- Pain and Stress
- Rejection and Hassles
- Meaninglessness and Unimportance
- Criticism and Ridicule
Got it? What is it?
If you chose Pain and Stress, your personality is represented by the Turtle and your personality is characterized by comfort and avoidance.
If you chose Rejection and Hassle, your personality is represented by a Chameleon, and you are a people-pleaser.
If you chose Meaningless and Unimportance, your personality is represented by a Lion, and you are about feeling superior.
If you chose Criticism and Ridicule, you are an Eagle and you like to have control.
At this point, you are probably wondering what this is all about.
I recently learned about these four personality types called Top Cards, and it intrigued me, so I wanted to share it with you.
I am not normally one to go along with personality tests, as I think they put us into boxes, but this one aligned with work that I had done with my own Life Coach and I found it informative, rather than restrictive.
This work comes from Jane Nelson and Lynn Lott, who are the writers of the Positive Discipline series which I was trained in back when I was a teacher, and am reviewing now, as I start to work with more parents and teens.
Let me give you some more information, so you aren’t just left with knowing your animal, as each personality has it’s own strengths and struggles:
If you are a turtle, you:
- stay within your comfort zone and only do the things you know you can do well
- take the path of least resistance--play it safe
- hide out so people don’t have to see your imperfections
- don’t ask for help--that is a weakness
- are flexible, easygoing, likeable, highly creative, make others feel comfortable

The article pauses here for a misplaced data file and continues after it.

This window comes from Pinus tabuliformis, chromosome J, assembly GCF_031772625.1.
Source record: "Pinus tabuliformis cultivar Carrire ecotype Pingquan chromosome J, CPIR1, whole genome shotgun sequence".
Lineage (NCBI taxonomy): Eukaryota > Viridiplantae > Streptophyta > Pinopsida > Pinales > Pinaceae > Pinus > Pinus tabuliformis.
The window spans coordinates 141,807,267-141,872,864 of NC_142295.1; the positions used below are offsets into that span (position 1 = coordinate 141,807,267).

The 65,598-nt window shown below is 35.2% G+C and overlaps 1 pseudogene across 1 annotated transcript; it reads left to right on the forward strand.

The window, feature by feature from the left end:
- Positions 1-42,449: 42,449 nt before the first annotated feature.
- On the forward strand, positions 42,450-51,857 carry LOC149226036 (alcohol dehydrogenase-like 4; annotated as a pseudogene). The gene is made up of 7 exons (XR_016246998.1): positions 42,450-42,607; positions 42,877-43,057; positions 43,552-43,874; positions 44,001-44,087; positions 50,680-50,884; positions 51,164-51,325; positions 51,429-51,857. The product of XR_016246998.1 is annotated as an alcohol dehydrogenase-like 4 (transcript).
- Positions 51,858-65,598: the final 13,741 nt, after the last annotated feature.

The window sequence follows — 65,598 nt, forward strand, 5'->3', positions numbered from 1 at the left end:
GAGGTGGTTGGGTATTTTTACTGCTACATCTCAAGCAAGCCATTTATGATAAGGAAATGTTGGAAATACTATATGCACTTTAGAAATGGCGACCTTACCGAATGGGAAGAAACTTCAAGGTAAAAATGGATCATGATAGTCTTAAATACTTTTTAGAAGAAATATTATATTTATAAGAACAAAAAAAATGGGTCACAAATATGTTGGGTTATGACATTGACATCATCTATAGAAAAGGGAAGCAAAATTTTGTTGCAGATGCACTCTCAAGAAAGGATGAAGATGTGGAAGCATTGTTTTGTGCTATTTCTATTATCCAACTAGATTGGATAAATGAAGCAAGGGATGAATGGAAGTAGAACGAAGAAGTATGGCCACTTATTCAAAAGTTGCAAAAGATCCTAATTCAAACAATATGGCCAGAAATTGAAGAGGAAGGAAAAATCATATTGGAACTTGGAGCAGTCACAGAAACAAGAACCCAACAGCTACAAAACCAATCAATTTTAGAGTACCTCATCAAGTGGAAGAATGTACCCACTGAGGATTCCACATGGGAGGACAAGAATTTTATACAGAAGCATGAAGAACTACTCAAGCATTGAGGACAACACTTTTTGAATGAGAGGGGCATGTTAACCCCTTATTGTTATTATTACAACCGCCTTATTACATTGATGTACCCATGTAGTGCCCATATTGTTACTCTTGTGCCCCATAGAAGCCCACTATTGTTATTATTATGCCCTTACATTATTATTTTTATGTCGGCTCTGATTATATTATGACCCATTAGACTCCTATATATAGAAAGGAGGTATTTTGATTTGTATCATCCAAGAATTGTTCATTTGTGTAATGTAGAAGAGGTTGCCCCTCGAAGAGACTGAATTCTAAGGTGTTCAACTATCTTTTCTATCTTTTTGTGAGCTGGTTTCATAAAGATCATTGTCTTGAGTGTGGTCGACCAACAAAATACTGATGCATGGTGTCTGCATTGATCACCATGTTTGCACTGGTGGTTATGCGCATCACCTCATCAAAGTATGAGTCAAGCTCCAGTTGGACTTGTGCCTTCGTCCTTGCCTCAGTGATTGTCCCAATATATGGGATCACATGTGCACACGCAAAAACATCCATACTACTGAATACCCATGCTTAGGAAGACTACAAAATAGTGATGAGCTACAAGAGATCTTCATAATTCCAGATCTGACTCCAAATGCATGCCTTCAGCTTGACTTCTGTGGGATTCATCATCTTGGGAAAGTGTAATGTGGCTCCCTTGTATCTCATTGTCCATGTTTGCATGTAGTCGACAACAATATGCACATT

- suffer from boredom and are hard to motivate
- wait to be taken care of instead of being independent
- would benefit from taking more risks, telling others how you feel, sharing your talents
- act friendly, and often say yes and mean no. You give in a lot to avoid conflict.
- try to fix everyone’s problems and make others happy
- complain and feel sorry for yourself
- are sensitive, considerate, loving (when not seeking approval), non-threatening, have lots of friends, can be counted on
- feel resentful when people don’t appreciate you, or know what you want
- lose your sense of self because you are too busy pleasing others
- would benefit from standing up for yourself, spending time alone, asking for help
- put other people down, while doing the same to yourself
- have self-confidence in some regards, but also use it to mask your insecurities
- are hard-working, sometimes taking on too much--driven
- get overwhelmed and overburdened
- disconnect with others because seen as a know-it-all or being rude/insulting
- never happy because you set the bar for yourself and others too high
- would benefit from showing gratitude, looking for solutions rather than blame, show an interest in others, be open and understanding
- hold back, boss others, organize, argue, do it yourself, hide your feelings, etc
- are a good leader in a crisis
- are assertive, persistent, well-organized, and productive
- lack spontaneity and are socially and emotionally distant
- invite power-struggles and get defensive
- are critical and fault-finding
- would benefit from reminding yourself that you don’t control others, thinking about what you want and need, listen instead of getting defensive, delegate
If you are like me, you probably find yourself relating to more than one animal. For me, though, I find that one animal is more representative of who I am when I am feeling stressed, worried, or afraid. With that said, though, I know that there are other times when I do the opposite. This isn’t a cookie cutter way of being, by any means.
When we are feeling anxious, afraid, or stressed, our defense mechanisms kick in and those defense mechanisms are most aligned with the animal that you found above.
Some of us hide like a turtle, some of us change colors like a chameleon, some of us fight like a lion, and some of us soar above the action, but swoop down to influence what is going on.
I have found that knowing my defense mechanisms and reactions to stress, allow me to better behave in those moments. If I find myself on the attack (sometimes just inside my own head), I know that there is something underlying going on that I need to explore. I know that I am feeling stressed, threatened, or otherwise anxious.
When we can name it, we can tame it.
This self-awareness has completely shifted how I am with people.
How can you use this knowledge to change your reactions to stressful people or situations?